Because when you’re a new attorney and new to the professional world, it’s easy to think that your firm or boss will always keep your career growth in mind. And some might! Some firms are really good at performance evaluation and career development, but your career is too important to leave in the hands of others.
It’s important to set long-term and short term goals for yourself so that regardless of what your firm does or doesn’t do, you are developing as an attorney and have the skills and experience to succeed anywhere you go–if you do ultimately decide to go somewhere else.
If I were doing it all over again I would focus on a long-term goal and on gaining skills/expertise. The work may seem the same for both, but not always.
Long-term goals are really about the career trajectory you want. Imagine your career in five years, or ten, what do you want to being doing? What is the path to that position? Do you want to make partner? Do you want to join the government? Start your own practice? Working towards a long-term goal will help guide some of your career decisions and will motivate you as you do the day to day work. When I first started working my long-term goal was to make senior attorney within six years (the earliest I would be eligible for the promotion). I kept track of the requirements and made sure that each year I felt more and more comfortable about how I could show that I was eligible. By the time the six year mark rolled around, I felt really confident about my application and how prepared I was. Six years seems like a long time, but in the legal world those big promotions generally take time so it’s important to not lose your eye on the prize.
Ok so maybe your goal is to make equity partner, which could take years or become a director, which could take longer. You can’t just obsess about this long-term plan. In the interim, it’s important to identify skills and expertise you want to gain to improve your legal practice. Really take the time to assess what you’d like to become better at–not just better, but eventually be able to teach others your skills or be known in the community as the “go-to” for a certain subject matter.
Once you know what those are, map out what you need to strengthen those skills. Do you need to work on specific cases? Increase knowledge on certain topics? Attend more technical trainings? Maybe it’s all of the above. I’ve mentioned before that when I was practicing, I was never in court. Immigration is administrative so I wasn’t gaining litigation skills that I thought I needed. Instead, I took every opportunity to do community presentations, trainings, and panels to increase my public speaking skills. Sometimes you have to piecemeal things together but when you know your ultimate goal then it’s easier to identify opportunities that will help you grow.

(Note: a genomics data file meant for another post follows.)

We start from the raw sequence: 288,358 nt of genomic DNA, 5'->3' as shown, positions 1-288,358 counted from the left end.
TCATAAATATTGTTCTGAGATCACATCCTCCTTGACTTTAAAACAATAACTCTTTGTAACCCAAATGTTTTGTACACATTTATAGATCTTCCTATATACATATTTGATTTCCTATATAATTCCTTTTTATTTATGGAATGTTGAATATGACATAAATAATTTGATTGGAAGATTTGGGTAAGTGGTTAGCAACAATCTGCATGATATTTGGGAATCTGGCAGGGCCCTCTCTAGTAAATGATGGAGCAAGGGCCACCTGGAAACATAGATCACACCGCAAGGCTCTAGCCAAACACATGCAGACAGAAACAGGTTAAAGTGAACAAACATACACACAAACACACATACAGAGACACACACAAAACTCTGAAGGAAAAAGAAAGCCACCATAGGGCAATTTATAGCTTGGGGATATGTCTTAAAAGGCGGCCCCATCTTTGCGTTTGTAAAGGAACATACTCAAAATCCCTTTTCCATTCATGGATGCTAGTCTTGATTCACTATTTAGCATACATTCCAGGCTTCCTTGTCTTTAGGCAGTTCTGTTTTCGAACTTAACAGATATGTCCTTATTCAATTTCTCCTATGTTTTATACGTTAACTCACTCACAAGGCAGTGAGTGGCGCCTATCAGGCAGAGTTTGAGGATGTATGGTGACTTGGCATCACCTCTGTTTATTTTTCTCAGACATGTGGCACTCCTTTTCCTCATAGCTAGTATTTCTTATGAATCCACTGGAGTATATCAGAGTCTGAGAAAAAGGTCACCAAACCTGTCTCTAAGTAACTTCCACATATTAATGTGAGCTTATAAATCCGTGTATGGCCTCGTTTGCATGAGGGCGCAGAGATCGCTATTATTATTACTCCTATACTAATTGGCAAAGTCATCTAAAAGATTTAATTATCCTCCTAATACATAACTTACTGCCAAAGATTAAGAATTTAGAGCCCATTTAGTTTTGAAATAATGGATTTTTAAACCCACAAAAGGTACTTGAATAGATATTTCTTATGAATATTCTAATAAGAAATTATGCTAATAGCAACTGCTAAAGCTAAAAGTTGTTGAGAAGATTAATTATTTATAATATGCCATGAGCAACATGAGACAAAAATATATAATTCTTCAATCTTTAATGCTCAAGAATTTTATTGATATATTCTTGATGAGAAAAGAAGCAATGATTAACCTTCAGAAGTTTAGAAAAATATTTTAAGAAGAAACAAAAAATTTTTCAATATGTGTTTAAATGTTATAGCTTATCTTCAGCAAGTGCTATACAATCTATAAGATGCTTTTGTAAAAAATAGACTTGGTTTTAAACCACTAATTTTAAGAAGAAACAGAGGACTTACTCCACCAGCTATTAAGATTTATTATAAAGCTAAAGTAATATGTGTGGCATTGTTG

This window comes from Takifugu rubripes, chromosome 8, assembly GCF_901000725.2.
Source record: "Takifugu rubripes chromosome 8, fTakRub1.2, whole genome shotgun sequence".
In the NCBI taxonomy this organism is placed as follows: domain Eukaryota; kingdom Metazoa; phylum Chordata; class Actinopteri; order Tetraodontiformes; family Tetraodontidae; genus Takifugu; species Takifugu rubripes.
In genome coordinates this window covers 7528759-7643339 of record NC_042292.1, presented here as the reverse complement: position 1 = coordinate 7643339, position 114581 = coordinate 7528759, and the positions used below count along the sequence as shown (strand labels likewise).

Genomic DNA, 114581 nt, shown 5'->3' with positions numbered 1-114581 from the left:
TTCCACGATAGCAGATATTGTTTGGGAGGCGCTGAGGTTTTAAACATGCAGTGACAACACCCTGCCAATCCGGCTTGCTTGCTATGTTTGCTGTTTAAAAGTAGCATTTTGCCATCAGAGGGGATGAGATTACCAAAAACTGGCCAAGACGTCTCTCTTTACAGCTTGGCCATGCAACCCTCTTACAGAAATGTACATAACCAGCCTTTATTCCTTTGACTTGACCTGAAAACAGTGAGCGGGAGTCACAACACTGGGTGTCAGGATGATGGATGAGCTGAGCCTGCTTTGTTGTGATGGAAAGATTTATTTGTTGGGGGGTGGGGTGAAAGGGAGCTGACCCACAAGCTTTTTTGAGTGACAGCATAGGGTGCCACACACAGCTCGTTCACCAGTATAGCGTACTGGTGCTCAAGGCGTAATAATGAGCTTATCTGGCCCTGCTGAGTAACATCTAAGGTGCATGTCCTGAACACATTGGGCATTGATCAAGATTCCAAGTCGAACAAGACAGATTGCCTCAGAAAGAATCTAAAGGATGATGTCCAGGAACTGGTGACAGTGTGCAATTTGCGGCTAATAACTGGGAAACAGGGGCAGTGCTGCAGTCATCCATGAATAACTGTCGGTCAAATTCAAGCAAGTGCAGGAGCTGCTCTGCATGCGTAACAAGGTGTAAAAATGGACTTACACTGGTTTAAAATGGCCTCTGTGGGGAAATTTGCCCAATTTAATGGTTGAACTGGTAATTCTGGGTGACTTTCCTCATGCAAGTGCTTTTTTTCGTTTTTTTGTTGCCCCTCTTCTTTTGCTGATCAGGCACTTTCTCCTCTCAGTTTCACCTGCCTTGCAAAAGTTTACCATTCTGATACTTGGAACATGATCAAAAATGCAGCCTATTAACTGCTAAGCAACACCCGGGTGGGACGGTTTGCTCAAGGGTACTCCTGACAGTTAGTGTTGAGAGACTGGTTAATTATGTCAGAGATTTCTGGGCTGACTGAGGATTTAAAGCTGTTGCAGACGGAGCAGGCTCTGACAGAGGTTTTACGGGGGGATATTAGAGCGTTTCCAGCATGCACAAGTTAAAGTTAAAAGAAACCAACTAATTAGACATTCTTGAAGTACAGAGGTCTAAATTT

Finally, for both the long-term goal and skill development, it’s important to track it! Because the one thing that is true about legal practice is that one day you look up and five, ten years have passed. You want to make sure that the time passed happened in a way that benefits you. Do check-ins with yourself to see what you can do on a yearly basis (at least) to develop your career. Most importantly, don’t fear re-assessing those goals! Ideas and plans you had as a bb lawyer can change. You can be exposed to a new practice area, new sector or life circumstances change that require a different approach. Being lenient with yourself is just as important.
Finally (for real), sometimes we set goals in our first job which depend on us sticking around in that firm for a long time. Those goals may work for people and you may stick to them for years (like I did!) but don’t force yourself to stay in a place where you’re not growing simply because you’re guilting yourself about meeting some goal. If you’re not blooming, go some place that will help you grow. Goals can always be re-set and above all you deserve a career that fulfills and empowers you, even if it doesn’t look like what you imagined the day you took your oath.